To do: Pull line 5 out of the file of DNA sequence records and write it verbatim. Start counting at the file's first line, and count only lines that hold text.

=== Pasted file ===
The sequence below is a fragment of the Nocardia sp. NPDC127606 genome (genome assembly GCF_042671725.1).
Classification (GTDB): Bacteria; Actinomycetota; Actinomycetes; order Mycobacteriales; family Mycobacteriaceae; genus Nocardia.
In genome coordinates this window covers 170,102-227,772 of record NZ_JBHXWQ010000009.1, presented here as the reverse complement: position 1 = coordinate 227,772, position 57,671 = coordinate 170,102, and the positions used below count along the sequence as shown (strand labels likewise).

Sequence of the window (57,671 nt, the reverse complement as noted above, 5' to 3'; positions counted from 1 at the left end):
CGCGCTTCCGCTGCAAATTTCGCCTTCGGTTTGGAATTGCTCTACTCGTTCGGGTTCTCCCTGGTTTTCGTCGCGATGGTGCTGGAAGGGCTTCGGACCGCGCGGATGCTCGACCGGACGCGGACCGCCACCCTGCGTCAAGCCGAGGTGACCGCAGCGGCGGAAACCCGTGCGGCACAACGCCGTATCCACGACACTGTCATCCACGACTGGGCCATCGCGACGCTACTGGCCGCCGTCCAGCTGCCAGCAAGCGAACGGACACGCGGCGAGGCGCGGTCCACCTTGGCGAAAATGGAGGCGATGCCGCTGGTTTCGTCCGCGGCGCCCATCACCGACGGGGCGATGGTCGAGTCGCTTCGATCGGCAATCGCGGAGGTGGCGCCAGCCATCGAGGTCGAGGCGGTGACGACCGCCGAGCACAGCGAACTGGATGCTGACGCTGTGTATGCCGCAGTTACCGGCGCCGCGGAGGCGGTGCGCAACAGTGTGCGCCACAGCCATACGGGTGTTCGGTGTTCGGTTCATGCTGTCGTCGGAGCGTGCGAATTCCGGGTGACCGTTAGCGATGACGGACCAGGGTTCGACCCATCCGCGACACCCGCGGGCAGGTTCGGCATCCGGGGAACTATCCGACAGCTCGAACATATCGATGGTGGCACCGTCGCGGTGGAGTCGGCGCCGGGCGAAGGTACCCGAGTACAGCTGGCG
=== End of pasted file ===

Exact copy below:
CGCGCTTCCGCTGCAAATTTCGCCTTCGGTTTGGAATTGCTCTACTCGTTCGGGTTCTCCCTGGTTTTCGTCGCGATGGTGCTGGAAGGGCTTCGGACCGCGCGGATGCTCGACCGGACGCGGACCGCCACCCTGCGTCAAGCCGAGGTGACCGCAGCGGCGGAAACCCGTGCGGCACAACGCCGTATCCACGACACTGTCATCCACGACTGGGCCATCGCGACGCTACTGGCCGCCGTCCAGCTGCCAGCAAGCGAACGGACACGCGGCGAGGCGCGGTCCACCTTGGCGAAAATGGAGGCGATGCCGCTGGTTTCGTCCGCGGCGCCCATCACCGACGGGGCGATGGTCGAGTCGCTTCGATCGGCAATCGCGGAGGTGGCGCCAGCCATCGAGGTCGAGGCGGTGACGACCGCCGAGCACAGCGAACTGGATGCTGACGCTGTGTATGCCGCAGTTACCGGCGCCGCGGAGGCGGTGCGCAACAGTGTGCGCCACAGCCATACGGGTGTTCGGTGTTCGGTTCATGCTGTCGTCGGAGCGTGCGAATTCCGGGTGACCGTTAGCGATGACGGACCAGGGTTCGACCCATCCGCGACACCCGCGGGCAGGTTCGGCATCCGGGGAACTATCCGACAGCTCGAACATATCGATGGTGGCACCGTCGCGGTGGAGTCGGCGCCGGGCGAAGGTACCCGAGTACAGCTGGCG